For most people that word conjures visions of a winter wonderland complete with snowmen, hot chocolate and cozy fireplaces. For me it causes a tightening in the chest. Perhaps my tension comes from the fact that I never liked the cold. Even as a child I would play in the snow for a very short time and then flee inside the nice, warm house. More likely the anxiety comes from the blizzard we had in Shilo twenty-two years ago.
At that time my husband was visiting his parents in sunny Arizona. I had five children home and four were sick. We had no phone lines. The electricity was out for three days and without the electricity the water pump did not work.
In spite of it all, we survived just fine and it made a good story. However, whenever I hear a snow forecast I do not focus on the beautiful vision of the falling flakes. Rather, I fret over the elderly and weak who could suffer from hyperthermia. I wonder whether we will have an electric outage. And I am concerned about people who might be stranded due to impassable roads.
Last week we again had snow. Once again my husband was out of the country. He had gone to England for just a two-day business trip and I was worried about him coming home. Sure enough, when he landed Thursday morning, the second day of the snow, he was told the road to Shilo was closed. The weather forecast predicted snow through Friday. I tried to resign myself that I would not see my husband until after Shabbat. I struggled to remind myself that he was safe and alive and would be coming home eventually. I made a gallant effort to be thankful that I had a husband to come home. Still, I looked out my window at all the families building snowmen together. I imagined how nice it would be to take a short, romantic walk with my husband in the snow. And I felt sad.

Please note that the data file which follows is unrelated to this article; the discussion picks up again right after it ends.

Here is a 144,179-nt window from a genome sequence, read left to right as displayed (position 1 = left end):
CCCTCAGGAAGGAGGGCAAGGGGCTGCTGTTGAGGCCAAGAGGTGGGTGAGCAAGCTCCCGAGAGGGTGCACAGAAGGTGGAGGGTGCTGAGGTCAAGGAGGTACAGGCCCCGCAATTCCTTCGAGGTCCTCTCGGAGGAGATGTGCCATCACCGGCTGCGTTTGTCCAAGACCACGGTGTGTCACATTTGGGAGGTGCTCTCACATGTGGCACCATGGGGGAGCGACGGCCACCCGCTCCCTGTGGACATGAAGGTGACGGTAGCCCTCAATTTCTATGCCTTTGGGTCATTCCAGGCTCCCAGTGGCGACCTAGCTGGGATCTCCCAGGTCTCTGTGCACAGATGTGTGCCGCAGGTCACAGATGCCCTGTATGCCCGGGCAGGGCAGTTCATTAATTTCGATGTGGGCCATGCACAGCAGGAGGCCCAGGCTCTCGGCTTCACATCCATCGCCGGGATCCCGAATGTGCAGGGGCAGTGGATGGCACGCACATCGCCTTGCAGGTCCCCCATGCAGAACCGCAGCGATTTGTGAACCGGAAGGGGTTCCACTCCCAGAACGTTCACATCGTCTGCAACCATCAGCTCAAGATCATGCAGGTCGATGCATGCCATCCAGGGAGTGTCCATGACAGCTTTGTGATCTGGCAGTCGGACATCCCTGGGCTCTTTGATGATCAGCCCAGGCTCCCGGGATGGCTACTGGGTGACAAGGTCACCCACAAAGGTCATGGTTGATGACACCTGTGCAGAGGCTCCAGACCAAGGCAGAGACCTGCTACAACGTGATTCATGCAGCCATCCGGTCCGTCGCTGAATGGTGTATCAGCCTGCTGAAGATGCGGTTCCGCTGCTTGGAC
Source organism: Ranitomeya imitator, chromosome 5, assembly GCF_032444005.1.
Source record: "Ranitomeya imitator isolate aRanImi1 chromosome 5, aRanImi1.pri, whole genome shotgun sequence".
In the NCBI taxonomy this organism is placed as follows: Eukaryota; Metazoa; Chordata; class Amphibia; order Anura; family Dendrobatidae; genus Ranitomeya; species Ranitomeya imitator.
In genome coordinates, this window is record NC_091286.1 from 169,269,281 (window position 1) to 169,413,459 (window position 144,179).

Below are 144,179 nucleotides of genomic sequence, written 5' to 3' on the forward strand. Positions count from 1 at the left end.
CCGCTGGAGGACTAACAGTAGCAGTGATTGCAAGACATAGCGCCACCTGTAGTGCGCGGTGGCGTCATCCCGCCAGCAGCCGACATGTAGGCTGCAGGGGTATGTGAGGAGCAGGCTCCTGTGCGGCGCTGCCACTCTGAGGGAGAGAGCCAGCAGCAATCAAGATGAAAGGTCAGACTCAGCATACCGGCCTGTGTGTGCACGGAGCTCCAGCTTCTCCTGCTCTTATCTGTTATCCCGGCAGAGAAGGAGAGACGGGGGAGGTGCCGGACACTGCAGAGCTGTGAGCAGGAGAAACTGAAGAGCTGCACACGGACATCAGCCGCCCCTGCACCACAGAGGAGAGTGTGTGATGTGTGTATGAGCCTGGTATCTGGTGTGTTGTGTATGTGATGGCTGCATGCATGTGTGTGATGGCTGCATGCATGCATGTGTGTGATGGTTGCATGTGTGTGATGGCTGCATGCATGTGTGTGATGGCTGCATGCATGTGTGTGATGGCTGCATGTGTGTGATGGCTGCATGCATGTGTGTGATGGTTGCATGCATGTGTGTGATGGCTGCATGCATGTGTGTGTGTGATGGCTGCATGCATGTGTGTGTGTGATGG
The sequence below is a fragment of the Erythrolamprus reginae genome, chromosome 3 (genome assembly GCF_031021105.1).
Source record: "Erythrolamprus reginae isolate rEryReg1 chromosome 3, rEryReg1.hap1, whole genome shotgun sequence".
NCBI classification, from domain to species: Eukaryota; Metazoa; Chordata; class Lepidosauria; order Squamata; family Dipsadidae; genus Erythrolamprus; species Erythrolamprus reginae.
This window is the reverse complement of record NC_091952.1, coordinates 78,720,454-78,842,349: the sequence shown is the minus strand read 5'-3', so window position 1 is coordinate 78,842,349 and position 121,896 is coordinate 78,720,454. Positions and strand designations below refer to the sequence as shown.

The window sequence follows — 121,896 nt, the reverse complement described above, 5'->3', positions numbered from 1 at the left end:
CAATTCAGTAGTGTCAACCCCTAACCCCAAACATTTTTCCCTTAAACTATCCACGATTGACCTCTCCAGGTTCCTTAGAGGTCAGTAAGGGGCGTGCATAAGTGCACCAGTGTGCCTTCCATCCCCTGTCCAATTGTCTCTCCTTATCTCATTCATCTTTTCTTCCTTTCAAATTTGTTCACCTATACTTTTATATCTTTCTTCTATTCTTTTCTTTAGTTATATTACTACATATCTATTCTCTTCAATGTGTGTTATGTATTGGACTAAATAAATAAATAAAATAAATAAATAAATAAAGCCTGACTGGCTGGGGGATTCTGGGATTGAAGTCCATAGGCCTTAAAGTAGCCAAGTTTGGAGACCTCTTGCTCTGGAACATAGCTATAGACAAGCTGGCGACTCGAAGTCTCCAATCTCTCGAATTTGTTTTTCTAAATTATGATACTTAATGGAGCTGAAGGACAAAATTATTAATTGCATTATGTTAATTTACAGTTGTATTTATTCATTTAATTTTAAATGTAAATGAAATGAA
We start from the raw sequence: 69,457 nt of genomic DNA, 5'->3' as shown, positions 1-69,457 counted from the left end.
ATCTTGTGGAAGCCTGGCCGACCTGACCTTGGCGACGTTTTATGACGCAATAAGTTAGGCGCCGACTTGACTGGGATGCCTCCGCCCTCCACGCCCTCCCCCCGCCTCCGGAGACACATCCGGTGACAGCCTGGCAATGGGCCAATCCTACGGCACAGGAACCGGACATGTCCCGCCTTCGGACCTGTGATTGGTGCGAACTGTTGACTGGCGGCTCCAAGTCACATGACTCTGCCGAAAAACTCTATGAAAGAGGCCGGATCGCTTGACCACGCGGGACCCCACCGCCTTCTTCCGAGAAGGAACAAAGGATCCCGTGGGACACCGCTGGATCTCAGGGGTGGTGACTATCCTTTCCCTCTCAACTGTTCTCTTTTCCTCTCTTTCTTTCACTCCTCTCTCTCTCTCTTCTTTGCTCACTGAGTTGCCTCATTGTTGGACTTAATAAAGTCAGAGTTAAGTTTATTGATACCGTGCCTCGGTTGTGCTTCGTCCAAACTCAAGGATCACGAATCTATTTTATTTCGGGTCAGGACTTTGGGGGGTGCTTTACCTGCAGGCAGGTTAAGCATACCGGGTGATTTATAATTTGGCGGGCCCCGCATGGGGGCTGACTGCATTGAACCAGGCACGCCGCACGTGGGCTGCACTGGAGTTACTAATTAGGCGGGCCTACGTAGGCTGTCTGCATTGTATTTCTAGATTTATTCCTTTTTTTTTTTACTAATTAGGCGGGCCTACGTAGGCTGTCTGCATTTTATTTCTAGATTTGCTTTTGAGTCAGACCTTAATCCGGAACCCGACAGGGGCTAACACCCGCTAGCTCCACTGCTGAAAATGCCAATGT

Then, several hours later, there was a knock at the door and my husband entered. Being that he had grown up and been a truck driver in Chicago he decided to brave the roads. I was thankful to have him home and felt more than a little sheepish about all my worrying.
On Shabbat someone asked the trivia question, “Where is snow mentioned in the daily prayers?” The answer is Psalm 147, a chapter of Tehillim that begins with praising G-d and declaring He will rebuild Jerusalem and gather in the exiles. It continues describing the power of HaShem. Verse 16 declares: He gives snow like fleece, He scatters frost like ashes.
I recite that chapter of Tehillim daily but obviously I had not been paying enough attention to the words. It is HaShem that gives us the snow. I need to remember that he has a plan for whatever he gives us, whether it is snow, a hurricane, or a tornado. Instead of fretting over the elderly and weak I should give extra tzedakah. Instead of wondering whether we will have an electric outage I can be thankful that some of our power comes from gas. Instead of being concerned about stranded people I can focus that concern into my prayers.There was a lesson to be learned, a lesson from that chapter of Tehillim and I hope I learned it. Maybe I can finally begin to leave the worrying to HaShem. Perhaps next time we have snow I can really relax and enjoy the beauty of it.